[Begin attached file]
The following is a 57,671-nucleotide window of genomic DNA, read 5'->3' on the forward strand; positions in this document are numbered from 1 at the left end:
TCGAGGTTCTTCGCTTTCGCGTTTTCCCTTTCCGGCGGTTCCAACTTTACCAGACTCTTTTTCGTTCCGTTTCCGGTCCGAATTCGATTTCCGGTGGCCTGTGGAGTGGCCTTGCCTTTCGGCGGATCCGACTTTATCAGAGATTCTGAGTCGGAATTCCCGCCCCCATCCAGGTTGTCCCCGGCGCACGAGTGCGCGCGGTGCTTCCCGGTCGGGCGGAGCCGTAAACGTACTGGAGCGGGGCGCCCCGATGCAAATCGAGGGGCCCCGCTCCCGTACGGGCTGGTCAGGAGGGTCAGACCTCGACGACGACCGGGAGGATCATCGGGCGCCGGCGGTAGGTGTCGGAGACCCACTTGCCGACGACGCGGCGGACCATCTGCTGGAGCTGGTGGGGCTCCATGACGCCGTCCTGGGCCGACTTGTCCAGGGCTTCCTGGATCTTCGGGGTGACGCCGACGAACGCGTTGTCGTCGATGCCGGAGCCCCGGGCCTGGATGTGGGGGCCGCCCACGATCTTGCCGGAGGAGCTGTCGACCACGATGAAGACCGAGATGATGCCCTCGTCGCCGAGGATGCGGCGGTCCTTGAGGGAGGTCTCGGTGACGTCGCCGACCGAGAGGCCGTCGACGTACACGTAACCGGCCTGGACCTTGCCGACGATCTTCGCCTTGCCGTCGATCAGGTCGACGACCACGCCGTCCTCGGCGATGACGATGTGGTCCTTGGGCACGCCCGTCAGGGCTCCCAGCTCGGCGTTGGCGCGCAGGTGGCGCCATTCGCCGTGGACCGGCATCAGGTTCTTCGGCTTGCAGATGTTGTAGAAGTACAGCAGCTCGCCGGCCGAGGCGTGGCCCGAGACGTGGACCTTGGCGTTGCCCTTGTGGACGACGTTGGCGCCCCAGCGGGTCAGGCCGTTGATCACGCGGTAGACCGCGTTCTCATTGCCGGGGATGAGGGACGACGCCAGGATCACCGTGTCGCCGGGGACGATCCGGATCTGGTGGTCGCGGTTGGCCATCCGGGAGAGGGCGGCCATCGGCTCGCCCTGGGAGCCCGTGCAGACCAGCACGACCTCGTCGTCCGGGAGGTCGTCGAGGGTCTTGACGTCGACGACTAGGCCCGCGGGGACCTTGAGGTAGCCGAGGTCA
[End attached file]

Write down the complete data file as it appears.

The following is a 57,671-nucleotide window of genomic DNA, read 5'->3' on the forward strand; positions in this document are numbered from 1 at the left end:
TCGAGGTTCTTCGCTTTCGCGTTTTCCCTTTCCGGCGGTTCCAACTTTACCAGACTCTTTTTCGTTCCGTTTCCGGTCCGAATTCGATTTCCGGTGGCCTGTGGAGTGGCCTTGCCTTTCGGCGGATCCGACTTTATCAGAGATTCTGAGTCGGAATTCCCGCCCCCATCCAGGTTGTCCCCGGCGCACGAGTGCGCGCGGTGCTTCCCGGTCGGGCGGAGCCGTAAACGTACTGGAGCGGGGCGCCCCGATGCAAATCGAGGGGCCCCGCTCCCGTACGGGCTGGTCAGGAGGGTCAGACCTCGACGACGACCGGGAGGATCATCGGGCGCCGGCGGTAGGTGTCGGAGACCCACTTGCCGACGACGCGGCGGACCATCTGCTGGAGCTGGTGGGGCTCCATGACGCCGTCCTGGGCCGACTTGTCCAGGGCTTCCTGGATCTTCGGGGTGACGCCGACGAACGCGTTGTCGTCGATGCCGGAGCCCCGGGCCTGGATGTGGGGGCCGCCCACGATCTTGCCGGAGGAGCTGTCGACCACGATGAAGACCGAGATGATGCCCTCGTCGCCGAGGATGCGGCGGTCCTTGAGGGAGGTCTCGGTGACGTCGCCGACCGAGAGGCCGTCGACGTACACGTAACCGGCCTGGACCTTGCCGACGATCTTCGCCTTGCCGTCGATCAGGTCGACGACCACGCCGTCCTCGGCGATGACGATGTGGTCCTTGGGCACGCCCGTCAGGGCTCCCAGCTCGGCGTTGGCGCGCAGGTGGCGCCATTCGCCGTGGACCGGCATCAGGTTCTTCGGCTTGCAGATGTTGTAGAAGTACAGCAGCTCGCCGGCCGAGGCGTGGCCCGAGACGTGGACCTTGGCGTTGCCCTTGTGGACGACGTTGGCGCCCCAGCGGGTCAGGCCGTTGATCACGCGGTAGACCGCGTTCTCATTGCCGGGGATGAGGGACGACGCCAGGATCACCGTGTCGCCGGGGACGATCCGGATCTGGTGGTCGCGGTTGGCCATCCGGGAGAGGGCGGCCATCGGCTCGCCCTGGGAGCCCGTGCAGACCAGCACGACCTCGTCGTCCGGGAGGTCGTCGAGGGTCTTGACGTCGACGACTAGGCCCGCGGGGACCTTGAGGTAGCCGAGGTCA